Xamarin Forms Visual: Unifying User Experience

Xamarin Forms Visual: Unifying User Experience

A while ago, Xamarin.Forms Visual was introduced. With Visual, you are able to bundle styles and behavior for your app. For example, you can define a style for your buttons only once, and use it throughout your entire app. This was already possible with Custom Renderers, but this was not very flexible. If you wanted to apply the styles only on a few Elements, this was pretty complex to achieve.

How it works

A Visual (such as Visual.Material) can easily be installed by adding a NuGet package. This immediatly shows a great power of Visual. Just by adding a NuGet package (and a few lines of code), you'll get new styles and behavior for all (supported) Elements! You can apply these styles on different levels of your UI hierarchy. If you apply Visual to the highest level (App), it will automatically style all it's children according to the Visual. To take it even a step further, you can also add multiple Visuals to your app.

A Visual package such as Visual.Material, basically consists of a set of Custom Renderers that are linked to the Visual. If a Xamarin.Forms Element (or it's parent) has a Visual attribute, it will look for a renderer for that specific Element (which is linked to that Visual). If no renderer can be found, it will fall back on the default renderer.

Visual.Material

The first Visual package on NuGet is: Visual.Material. As the name suggests, this package is based on the Material style from Google. This package contains styling and behavior for all kinds of Elements (such as Button, Label, Frame, etc.). By adding this Visual to your code, you can easily apply Material style to your Elements. Elements will then have the Material look & feel on all (supported) platforms.

So, how can I use this fancy stuff?

  1. Install the Visual NuGet package into your Forms, Android and iOS project.
  2. Initialize Visual package.

On iOS:

// Add this line to your AppDelegate
global::Xamarin.Forms.FormsMaterial.Init();

On Android:

// Add this line to your MainActivity
global::Xamarin.Forms.Forms.Init(this, savedInstanceState);
  1. Add the attribute to the controls where you want the apply the Visual to:
Visual="Material"

Note: The Visual will also be applied to all child elements (if you don't add a Visual attribute to those elements). If you want to give a try, you can use my example from GitHub to experiment with.

Done! Wait, that's all? Yep, that's all!

How to create a Visual

If there is no Visual out there that suits your needs, you can also create your own Visual. This comes with the benefit that it's easy to re-use in other projects.

To create your own Visual, you basically need to implement Custom Renderers for all the Elements you want to support and then link them to your Visual. Let's have a closer look:

  1. First, you'll need to define your Visual. You can do this by creating a class that implements the IVisual interface:
public class AwesomeVisual : IVisual
{

}
  1. So now you have your own Visual, but it doesn't have any custom styling yet. To add styling you'll need to create a Custom Renderer for all Elements that you want to style differently. In order to link these Renderers with your Visual, you need to reference the Visual class. For a Button this might be something like:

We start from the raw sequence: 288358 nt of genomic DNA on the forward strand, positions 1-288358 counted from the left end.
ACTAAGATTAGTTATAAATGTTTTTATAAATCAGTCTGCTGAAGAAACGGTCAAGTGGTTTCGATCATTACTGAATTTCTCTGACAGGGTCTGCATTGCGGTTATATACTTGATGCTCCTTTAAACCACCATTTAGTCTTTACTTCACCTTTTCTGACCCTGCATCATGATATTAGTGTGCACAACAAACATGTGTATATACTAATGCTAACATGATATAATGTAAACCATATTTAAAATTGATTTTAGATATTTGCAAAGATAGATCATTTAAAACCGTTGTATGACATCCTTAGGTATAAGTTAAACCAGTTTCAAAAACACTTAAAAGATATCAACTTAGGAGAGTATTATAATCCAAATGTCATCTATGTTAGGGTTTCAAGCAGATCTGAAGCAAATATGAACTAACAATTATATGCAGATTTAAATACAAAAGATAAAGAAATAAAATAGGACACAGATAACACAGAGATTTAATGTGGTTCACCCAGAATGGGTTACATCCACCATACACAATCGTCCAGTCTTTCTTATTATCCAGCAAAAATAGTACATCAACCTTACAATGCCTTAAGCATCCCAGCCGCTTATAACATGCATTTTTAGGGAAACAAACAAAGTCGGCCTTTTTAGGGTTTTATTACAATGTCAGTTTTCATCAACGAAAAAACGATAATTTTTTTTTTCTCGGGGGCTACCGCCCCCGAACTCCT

[assembly: ExportRenderer(typeof(Xamarin.Forms.Button), typeof(AwesomeButtonRenderer), new[] { typeof(FormsVisual.Styles.AwesomeVisual) })]
  1. After creating your Renderers, your Visual is done. You can now package up this Renderers and Share them with other project or start using it in your own apps:
Visual="AwesomeVisual"

For more details, you can find the sample project on my example from GitHub.

Customizing an existing Visual

If there's already a Visual out there that's a close fit to your needs, you can customize this Visual instead creating it all by your self. The customization can be done on the Visual Renderers, not on the Visual class itself.

This approach is almost equal to creating your own Visual. First you'll need to create a Visual class, then you'll need to create the Custom Renderers. Instead of inheriting from the default Renderer, your Renderer needs to inherit from the Visual Renderer.

What's next?

The new Visual feature shipped with Visual.Material, but probably more visuals will become available on short notice. During the session "Fluent Design System: the journey to cross-platform" at Microsoft Build, Peter Jahn, Chingusa Sansen and Phil Evans mentioned that they're working on AppFabric Visual for Xamarin Forms. This Visual will be an implementation for Fluent design on Xamarin.Forms. Besides the Visual, more controls like Calendar and People picker will be provided. A great way to build apps in a Microsoft Office style!

Additional resources

  • If you want to know more about customizing an existing Visual, Lachlan Gordon has written a great blog post on this topic! He also wrote an extensive post on how to package and publish your Visual. Thanks, Lachlan!

  • Another great resource is the source code from Visual.Material. At the time of writing, Visual is implemented for iOS, Android and Tizen.

Bas de Cort

About Bas de Cort

Bas is a software developer from The Netherlands with a great passion for mobile and innovative technology. This blog will mostly cover mobile technology, especially Xamarin.

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